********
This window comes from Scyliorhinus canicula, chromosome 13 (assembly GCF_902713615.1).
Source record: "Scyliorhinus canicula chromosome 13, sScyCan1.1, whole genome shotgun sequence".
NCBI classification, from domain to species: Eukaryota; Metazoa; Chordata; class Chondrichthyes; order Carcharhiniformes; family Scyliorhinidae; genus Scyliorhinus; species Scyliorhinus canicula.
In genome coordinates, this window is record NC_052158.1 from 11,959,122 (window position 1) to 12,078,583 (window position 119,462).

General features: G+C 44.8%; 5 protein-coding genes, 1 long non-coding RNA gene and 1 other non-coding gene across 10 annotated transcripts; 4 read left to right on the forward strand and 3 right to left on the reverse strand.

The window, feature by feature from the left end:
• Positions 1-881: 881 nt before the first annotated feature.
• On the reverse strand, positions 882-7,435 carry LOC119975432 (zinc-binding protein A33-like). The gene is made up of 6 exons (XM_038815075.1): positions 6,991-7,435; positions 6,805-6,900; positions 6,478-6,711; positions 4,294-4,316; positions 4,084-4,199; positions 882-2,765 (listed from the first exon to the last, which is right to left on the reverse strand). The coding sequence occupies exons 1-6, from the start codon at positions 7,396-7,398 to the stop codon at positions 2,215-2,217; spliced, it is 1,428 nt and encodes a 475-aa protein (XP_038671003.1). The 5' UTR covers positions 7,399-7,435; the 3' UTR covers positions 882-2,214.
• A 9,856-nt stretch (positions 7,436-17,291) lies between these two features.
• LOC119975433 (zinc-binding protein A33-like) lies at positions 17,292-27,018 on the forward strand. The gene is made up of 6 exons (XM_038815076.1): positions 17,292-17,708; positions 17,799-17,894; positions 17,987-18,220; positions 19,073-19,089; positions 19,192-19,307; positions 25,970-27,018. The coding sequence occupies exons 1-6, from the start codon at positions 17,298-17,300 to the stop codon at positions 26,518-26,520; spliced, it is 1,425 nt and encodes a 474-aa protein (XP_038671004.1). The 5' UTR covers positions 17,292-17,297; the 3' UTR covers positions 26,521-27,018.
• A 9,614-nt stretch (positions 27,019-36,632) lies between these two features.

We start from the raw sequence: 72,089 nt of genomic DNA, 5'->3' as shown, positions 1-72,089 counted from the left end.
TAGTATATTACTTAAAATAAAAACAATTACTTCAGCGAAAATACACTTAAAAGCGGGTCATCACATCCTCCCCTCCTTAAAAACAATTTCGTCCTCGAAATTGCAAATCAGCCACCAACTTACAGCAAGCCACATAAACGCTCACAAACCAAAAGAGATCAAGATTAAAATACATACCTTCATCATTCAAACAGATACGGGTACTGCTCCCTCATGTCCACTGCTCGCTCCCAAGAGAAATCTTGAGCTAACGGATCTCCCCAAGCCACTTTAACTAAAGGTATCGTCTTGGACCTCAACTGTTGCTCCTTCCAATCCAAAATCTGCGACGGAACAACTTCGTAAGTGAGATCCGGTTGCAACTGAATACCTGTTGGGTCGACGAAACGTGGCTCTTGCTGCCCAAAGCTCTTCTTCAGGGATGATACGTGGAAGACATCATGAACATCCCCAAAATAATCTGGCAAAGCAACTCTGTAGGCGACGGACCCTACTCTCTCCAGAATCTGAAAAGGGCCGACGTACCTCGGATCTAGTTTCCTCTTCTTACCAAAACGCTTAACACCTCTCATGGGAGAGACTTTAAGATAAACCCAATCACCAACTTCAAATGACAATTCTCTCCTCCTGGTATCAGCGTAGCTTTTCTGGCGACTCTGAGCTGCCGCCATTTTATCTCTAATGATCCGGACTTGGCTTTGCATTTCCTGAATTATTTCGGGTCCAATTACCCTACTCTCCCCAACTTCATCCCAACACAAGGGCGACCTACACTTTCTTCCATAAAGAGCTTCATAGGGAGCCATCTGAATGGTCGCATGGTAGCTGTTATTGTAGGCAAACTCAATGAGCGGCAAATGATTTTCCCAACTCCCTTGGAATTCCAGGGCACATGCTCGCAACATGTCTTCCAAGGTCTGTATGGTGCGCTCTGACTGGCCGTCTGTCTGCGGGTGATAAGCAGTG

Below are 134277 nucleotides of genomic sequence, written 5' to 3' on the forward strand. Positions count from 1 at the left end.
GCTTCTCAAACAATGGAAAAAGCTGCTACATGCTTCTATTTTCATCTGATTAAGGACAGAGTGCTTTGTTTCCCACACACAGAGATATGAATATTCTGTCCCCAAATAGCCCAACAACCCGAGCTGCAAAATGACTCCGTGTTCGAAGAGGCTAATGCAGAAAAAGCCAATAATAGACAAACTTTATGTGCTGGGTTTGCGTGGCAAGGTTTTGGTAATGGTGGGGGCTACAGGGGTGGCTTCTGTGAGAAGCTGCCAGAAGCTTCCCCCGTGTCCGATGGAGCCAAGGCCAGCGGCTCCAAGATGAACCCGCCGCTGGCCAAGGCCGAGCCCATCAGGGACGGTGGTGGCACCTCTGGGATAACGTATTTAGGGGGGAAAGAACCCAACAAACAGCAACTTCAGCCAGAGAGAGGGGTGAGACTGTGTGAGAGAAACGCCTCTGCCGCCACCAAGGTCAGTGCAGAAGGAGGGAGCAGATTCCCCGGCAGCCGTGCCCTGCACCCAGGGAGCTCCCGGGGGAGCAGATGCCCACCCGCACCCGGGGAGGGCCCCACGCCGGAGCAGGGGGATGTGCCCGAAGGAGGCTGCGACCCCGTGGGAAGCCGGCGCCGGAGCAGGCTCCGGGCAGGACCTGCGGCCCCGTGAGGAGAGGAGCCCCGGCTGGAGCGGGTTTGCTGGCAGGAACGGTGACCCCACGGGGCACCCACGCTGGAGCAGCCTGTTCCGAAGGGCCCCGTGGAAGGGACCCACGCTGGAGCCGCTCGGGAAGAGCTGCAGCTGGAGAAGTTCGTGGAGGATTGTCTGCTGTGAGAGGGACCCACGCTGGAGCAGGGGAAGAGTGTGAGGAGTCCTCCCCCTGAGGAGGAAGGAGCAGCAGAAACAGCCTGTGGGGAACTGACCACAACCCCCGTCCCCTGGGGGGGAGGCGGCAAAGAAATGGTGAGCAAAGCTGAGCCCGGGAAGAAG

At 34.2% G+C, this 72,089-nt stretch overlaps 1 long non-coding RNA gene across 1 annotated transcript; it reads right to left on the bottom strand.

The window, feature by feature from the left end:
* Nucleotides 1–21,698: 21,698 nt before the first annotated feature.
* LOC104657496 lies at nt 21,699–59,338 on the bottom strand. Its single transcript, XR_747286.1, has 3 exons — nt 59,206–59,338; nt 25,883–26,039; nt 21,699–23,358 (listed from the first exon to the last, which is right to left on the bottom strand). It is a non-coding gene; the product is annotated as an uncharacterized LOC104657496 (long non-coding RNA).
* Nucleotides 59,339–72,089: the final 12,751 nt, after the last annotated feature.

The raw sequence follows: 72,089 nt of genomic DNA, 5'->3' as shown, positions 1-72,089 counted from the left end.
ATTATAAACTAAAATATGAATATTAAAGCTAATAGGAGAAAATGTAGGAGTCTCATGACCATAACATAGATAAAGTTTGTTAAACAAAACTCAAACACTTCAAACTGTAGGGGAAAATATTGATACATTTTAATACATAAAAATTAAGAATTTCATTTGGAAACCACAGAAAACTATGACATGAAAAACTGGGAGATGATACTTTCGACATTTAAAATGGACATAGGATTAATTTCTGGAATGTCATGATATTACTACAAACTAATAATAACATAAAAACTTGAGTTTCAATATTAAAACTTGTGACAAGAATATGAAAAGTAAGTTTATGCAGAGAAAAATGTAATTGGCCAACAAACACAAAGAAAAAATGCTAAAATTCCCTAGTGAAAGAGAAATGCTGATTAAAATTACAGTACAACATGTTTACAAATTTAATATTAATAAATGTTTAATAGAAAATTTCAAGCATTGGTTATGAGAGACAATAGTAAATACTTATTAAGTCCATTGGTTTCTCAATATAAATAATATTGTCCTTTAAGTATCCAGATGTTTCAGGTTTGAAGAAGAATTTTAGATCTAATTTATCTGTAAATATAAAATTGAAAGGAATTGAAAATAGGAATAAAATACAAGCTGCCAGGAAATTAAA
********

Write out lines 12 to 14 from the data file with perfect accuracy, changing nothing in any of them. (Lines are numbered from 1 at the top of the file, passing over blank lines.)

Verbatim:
We start from the raw sequence: 72,089 nt of genomic DNA, 5'->3' as shown, positions 1-72,089 counted from the left end.
TAGTATATTACTTAAAATAAAAACAATTACTTCAGCGAAAATACACTTAAAAGCGGGTCATCACATCCTCCCCTCCTTAAAAACAATTTCGTCCTCGAAATTGCAAATCAGCCACCAACTTACAGCAAGCCACATAAACGCTCACAAACCAAAAGAGATCAAGATTAAAATACATACCTTCATCATTCAAACAGATACGGGTACTGCTCCCTCATGTCCACTGCTCGCTCCCAAGAGAAATCTTGAGCTAACGGATCTCCCCAAGCCACTTTAACTAAAGGTATCGTCTTGGACCTCAACTGTTGCTCCTTCCAATCCAAAATCTGCGACGGAACAACTTCGTAAGTGAGATCCGGTTGCAACTGAATACCTGTTGGGTCGACGAAACGTGGCTCTTGCTGCCCAAAGCTCTTCTTCAGGGATGATACGTGGAAGACATCATGAACATCCCCAAAATAATCTGGCAAAGCAACTCTGTAGGCGACGGACCCTACTCTCTCCAGAATCTGAAAAGGGCCGACGTACCTCGGATCTAGTTTCCTCTTCTTACCAAAACGCTTAACACCTCTCATGGGAGAGACTTTAAGATAAACCCAATCACCAACTTCAAATGACAATTCTCTCCTCCTGGTATCAGCGTAGCTTTTCTGGCGACTCTGAGCTGCCGCCATTTTATCTCTAATGATCCGGACTTGGCTTTGCATTTCCTGAATTATTTCGGGTCCAATTACCCTACTCTCCCCAACTTCATCCCAACACAAGGGCGACCTACACTTTCTTCCATAAAGAGCTTCATAGGGAGCCATCTGAATGGTCGCATGGTAGCTGTTATTGTAGGCAAACTCAATGAGCGGCAAATGATTTTCCCAACTCCCTTGGAATTCCAGGGCACATGCTCGCAACATGTCTTCCAAGGTCTGTATGGTGCGCTCTGACTGGCCGTCTGTCTGCGGGTGATAAGCAGTG

Below are 134277 nucleotides of genomic sequence, written 5' to 3' on the forward strand. Positions count from 1 at the left end.